In Bender, Dean Young’s collection of new and selected poetry, readers are treated to an array of Young’s prolific, inimitable work. Across the years, Young’s style has stayed consistently inconsistent, reliably innovative. It is this incongruity that benefits and frees Young’s work from poetic constraints. Bender gives readers opportunity to see Young’s surreal word play and witness Young, through the course of his career, become an iconoclastic force in American poetry.
“Young’s Bender is a book of survival and strength, of seeing even in the smallest things the heights of what we can be. That’s as good a definition of contemporary poetry as any.” —NPR
“This book reads like a long, breathless thank you for life’s seemingly random jumble of beauty, strangeness, tenderness, and joy.” —Los Angeles Times
“The reader’s mind shoots through [Young’s poems] like the steel ball in a pinball machine, dinging around, racking up points. Dean’s poems are amazingly fun.” —BOMB
“Dean Young’s Bender: New & Selected Poems provides a direct experience with all the stunning possibilities of language at its most sublime.” —The Journal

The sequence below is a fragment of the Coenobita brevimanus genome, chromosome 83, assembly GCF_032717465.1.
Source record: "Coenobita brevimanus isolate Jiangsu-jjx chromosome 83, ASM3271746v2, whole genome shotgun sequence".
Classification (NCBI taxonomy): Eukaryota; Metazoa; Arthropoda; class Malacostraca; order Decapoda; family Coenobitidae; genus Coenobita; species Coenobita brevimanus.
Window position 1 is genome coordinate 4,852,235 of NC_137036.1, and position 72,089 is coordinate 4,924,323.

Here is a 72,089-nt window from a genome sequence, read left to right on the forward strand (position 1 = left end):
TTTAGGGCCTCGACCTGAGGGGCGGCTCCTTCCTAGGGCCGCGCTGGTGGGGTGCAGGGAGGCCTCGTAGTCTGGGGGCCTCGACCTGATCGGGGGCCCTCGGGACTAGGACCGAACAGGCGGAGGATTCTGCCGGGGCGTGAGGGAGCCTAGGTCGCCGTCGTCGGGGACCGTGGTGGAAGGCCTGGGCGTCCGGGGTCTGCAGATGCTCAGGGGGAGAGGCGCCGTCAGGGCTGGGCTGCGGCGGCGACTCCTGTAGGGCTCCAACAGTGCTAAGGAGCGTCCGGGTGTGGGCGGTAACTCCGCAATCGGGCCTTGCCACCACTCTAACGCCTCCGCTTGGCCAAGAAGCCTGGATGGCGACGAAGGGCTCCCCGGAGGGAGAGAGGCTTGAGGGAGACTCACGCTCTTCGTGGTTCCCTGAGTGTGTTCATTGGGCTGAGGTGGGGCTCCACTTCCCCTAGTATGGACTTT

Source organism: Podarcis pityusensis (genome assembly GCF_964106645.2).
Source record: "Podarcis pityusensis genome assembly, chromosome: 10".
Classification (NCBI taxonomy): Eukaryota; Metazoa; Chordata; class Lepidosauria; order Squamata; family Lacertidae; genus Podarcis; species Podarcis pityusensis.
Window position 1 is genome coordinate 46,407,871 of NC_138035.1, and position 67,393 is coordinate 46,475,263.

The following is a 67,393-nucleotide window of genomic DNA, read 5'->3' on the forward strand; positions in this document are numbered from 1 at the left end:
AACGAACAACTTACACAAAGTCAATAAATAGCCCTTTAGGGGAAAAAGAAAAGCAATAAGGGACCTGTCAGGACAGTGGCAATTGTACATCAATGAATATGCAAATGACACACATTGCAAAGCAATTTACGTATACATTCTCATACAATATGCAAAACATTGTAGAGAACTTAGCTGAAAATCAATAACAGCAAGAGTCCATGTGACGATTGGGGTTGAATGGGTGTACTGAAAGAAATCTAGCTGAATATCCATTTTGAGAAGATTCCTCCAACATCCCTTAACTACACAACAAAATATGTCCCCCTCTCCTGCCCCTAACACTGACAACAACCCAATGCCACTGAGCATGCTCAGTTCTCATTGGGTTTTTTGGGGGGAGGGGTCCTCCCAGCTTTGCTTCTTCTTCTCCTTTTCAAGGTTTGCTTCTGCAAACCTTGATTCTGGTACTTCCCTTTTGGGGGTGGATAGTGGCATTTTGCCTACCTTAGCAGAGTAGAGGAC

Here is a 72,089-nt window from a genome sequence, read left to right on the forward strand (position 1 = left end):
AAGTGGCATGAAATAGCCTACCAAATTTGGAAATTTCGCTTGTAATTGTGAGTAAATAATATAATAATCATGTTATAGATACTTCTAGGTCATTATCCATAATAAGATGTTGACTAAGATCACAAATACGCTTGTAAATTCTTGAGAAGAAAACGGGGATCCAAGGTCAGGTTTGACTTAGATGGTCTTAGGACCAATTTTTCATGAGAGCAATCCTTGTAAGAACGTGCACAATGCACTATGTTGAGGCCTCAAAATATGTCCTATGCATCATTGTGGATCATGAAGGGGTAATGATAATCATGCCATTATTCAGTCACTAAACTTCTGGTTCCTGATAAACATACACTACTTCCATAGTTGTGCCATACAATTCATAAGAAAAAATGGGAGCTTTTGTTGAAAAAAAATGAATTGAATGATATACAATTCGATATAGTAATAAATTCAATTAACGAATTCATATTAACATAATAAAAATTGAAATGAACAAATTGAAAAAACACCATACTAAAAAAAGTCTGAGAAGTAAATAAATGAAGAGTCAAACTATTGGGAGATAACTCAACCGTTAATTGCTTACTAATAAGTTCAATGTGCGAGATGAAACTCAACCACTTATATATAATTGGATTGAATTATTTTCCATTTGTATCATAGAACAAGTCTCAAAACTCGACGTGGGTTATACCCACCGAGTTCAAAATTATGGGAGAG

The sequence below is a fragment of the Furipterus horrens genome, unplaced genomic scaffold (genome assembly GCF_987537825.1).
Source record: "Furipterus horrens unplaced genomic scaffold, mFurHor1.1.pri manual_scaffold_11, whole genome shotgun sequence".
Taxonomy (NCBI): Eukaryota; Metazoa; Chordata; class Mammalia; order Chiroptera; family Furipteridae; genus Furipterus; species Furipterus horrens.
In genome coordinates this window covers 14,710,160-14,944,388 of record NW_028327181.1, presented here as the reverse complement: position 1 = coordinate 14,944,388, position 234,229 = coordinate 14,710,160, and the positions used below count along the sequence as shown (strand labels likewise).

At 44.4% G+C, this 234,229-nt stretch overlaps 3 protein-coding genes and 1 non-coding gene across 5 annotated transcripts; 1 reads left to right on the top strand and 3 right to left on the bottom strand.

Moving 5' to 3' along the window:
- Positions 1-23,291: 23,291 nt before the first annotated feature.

“After 10 books over 20-odd years, Young has become one of our most imitated poets: his jocular jumps from topic to topic, debts to Surrealist dream-logic, mixture of postmodern oddity, stand-up comedy and weighty pathos land his work somewhere between John Ashbery (to whom Young owes much) and Billy Collins (whose affability Young shares).” —Publishers Weekly
“Young revitalizes the lyric by reminding us that Art must never be less explosive and majestic and joyous than Life, lest it not only be no temporary substitute for Life but also no fitting representation of (or challenge to) life’s regularities and irregularities. Bender will make you laugh, reflect, and marvel at how the contrary impulses and instantiations of both Life and Art can so readily be distilled in the sensibilities of a single man, or—in the case of Bender—a single book.” —Huffington Post
“Dean Young is one of the finest poets to come through Seattle in several years, with work that speaks right down into the gullet of the contemporary.” —The Stranger